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Picture of the contraption:

enter image description here
Source: wikimedia.org

After a quick research, and Simon's link, it turns out to be a simulator for how different aircraft would handle. And was useful is simulating crosswind with the fins installed mid-wing.

If you already have the preliminary aerodynamic data (which won't change mid-testing) to simulate different planes, what's the point of taking that data in the air vs. a ground based simulator?

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There's a detailed and very interesting Air Force paper on this: CAPABILITY OF THE TOTAL IN-FLIGHT SIMULATOR (TIFS). The main point it makes is that TIFS wasn't just about gathering aerodynamic data, it was about testing aircraft configurations (including cockpit layouts) in actual flight, and training pilots on them. Here are some extracts, but you can read the paper yourself for the full details.

Test different configurations:

It also surpasses the utility of past variable stability aircraft through the realism possible in its separate, new evaluation cockpit. The capabilities and features of this in-flight simulator considerably broaden the ability of the aircraft designer to deal with difficult trade-offs in flying qualities problems. A base configuration can be set up and then its stability and control characteristics can be systematically varied for investigations to gain research knowledge pertinent to flight vehicle and flight control system design.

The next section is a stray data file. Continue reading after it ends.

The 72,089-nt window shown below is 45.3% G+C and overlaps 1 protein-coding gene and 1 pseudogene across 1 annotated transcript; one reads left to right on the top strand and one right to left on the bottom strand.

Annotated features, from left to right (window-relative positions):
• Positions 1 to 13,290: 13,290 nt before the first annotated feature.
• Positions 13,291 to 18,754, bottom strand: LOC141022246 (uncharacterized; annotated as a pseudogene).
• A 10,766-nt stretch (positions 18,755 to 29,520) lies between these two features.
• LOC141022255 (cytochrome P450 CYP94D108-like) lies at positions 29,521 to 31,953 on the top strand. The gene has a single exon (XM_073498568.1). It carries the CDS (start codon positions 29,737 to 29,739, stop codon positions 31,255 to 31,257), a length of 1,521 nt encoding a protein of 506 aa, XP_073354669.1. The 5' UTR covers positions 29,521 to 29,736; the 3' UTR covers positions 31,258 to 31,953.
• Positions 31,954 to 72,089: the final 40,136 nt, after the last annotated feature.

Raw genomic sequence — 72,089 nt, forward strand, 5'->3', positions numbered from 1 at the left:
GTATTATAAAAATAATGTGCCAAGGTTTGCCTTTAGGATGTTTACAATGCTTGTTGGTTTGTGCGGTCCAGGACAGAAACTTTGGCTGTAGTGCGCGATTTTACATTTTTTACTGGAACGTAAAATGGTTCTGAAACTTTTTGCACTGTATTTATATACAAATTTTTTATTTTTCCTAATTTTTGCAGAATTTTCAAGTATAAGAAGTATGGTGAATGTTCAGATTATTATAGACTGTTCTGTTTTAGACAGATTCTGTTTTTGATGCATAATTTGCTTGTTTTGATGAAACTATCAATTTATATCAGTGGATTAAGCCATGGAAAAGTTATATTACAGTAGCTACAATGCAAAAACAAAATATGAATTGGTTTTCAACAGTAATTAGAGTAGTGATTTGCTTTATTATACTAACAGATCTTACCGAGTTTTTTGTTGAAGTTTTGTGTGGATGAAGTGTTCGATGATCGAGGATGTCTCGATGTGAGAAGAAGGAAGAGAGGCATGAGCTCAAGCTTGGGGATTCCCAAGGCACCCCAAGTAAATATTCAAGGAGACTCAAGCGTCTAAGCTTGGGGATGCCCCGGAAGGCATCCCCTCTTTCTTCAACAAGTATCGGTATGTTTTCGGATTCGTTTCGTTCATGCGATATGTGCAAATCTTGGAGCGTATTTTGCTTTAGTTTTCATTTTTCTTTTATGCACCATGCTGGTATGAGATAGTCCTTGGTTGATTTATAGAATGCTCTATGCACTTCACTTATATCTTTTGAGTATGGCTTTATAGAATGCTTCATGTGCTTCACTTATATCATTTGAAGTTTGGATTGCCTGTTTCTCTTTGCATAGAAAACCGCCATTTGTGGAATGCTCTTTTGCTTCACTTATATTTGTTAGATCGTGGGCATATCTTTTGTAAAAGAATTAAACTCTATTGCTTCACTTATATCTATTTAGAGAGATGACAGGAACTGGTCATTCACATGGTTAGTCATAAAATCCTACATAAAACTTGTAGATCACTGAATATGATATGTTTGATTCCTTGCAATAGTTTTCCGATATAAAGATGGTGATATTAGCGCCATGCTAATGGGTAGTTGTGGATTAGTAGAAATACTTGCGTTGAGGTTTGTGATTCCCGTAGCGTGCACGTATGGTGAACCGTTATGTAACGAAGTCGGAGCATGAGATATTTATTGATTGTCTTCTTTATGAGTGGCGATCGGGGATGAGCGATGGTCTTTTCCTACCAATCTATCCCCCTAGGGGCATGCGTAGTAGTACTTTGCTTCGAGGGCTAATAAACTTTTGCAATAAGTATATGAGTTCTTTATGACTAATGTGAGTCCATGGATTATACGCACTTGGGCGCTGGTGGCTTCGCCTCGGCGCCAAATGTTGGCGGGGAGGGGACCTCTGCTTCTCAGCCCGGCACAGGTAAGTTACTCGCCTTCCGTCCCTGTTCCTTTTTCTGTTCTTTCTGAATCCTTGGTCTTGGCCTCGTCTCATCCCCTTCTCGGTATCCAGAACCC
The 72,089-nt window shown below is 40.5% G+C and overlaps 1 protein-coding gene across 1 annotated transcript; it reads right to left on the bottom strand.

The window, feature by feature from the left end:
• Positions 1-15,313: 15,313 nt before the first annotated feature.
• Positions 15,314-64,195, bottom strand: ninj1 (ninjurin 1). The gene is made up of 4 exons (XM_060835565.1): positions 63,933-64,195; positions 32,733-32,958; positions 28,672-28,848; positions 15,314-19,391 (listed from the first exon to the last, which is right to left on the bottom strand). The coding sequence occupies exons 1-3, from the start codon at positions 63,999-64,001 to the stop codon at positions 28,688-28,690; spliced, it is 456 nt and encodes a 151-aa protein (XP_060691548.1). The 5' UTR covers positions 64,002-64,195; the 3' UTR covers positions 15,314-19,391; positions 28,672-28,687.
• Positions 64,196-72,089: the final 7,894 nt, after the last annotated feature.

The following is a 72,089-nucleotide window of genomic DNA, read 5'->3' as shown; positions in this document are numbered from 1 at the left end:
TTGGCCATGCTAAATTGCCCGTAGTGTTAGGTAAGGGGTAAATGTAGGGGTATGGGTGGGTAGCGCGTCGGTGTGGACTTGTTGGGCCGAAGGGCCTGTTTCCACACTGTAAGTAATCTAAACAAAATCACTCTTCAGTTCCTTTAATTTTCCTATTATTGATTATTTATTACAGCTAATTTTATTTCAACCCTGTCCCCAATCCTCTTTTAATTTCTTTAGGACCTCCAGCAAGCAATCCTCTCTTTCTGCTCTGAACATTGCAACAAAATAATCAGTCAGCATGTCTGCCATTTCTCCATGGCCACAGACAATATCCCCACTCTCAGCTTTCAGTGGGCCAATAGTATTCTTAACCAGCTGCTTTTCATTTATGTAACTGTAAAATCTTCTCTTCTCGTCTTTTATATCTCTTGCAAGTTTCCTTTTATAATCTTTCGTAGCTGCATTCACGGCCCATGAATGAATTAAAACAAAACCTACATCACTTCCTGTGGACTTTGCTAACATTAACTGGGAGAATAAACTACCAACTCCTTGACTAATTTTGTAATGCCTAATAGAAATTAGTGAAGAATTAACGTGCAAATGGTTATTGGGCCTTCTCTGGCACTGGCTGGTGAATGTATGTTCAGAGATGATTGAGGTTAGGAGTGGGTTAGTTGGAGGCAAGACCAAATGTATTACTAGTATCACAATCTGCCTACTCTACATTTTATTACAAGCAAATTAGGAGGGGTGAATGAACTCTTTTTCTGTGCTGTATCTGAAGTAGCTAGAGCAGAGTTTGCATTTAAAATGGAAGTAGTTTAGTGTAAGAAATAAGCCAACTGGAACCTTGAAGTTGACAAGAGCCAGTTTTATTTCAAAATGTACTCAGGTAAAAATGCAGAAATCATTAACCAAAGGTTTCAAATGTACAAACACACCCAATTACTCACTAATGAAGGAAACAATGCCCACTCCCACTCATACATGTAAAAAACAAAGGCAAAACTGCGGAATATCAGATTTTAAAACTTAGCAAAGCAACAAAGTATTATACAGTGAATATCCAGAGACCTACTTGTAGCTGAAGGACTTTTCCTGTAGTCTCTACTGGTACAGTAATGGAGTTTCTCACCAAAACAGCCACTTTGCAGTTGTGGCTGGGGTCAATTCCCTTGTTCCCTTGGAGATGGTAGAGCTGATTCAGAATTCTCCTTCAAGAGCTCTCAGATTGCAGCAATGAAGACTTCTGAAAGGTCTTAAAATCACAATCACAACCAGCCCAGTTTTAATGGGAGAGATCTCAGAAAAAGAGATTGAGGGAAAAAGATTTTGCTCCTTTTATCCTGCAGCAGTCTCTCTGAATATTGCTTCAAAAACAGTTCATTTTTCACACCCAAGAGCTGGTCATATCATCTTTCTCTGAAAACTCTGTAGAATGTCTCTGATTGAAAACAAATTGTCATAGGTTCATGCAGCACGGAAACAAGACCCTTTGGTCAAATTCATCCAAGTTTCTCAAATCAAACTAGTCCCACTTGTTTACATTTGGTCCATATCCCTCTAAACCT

Simulate a number of very different aircraft:

It has been designed to reproduce in actual flight the flying qualities of a wide range of large airplanes.

Test different cockpit configurations:

The simulation cockpit is removable, so that it can be replaced by other cockpits of different configurations.

Simulate a new design in flight, before the new design has even been built:

Flight evaluations of the flying qualities of new airplane configurations can be accomplished, such as investigation of the behavior of extremely large airplanes. This can be extended to investigating the flight control characteristics of entirely new types of designs, as for example, reproducing the landing approach flight characteristics of a large re-entry vehicle. [...] The flight characteristics of specific aircraft can be simulated in great detail, both to evaluate flying qualities in advance of the first flight of the actual airplane and to investigate difficulties that may arise during the airplane's flight test program.

Train pilots on new aircraft:

Finally, a well established and highly valuable use of in-flight simulation is pilot training. In-flight simulation of emergency conditions can be conducted safely because, if the evaluation pilot is having control problems, the safety pilot can switch the system off and resume control of the normal base airplane

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    $\begingroup$ @ymb1 If simulation was that good, we wouldn't need test pilots. But we do, even today. $\endgroup$
    – Pondlife
    Jun 28, 2016 at 16:07

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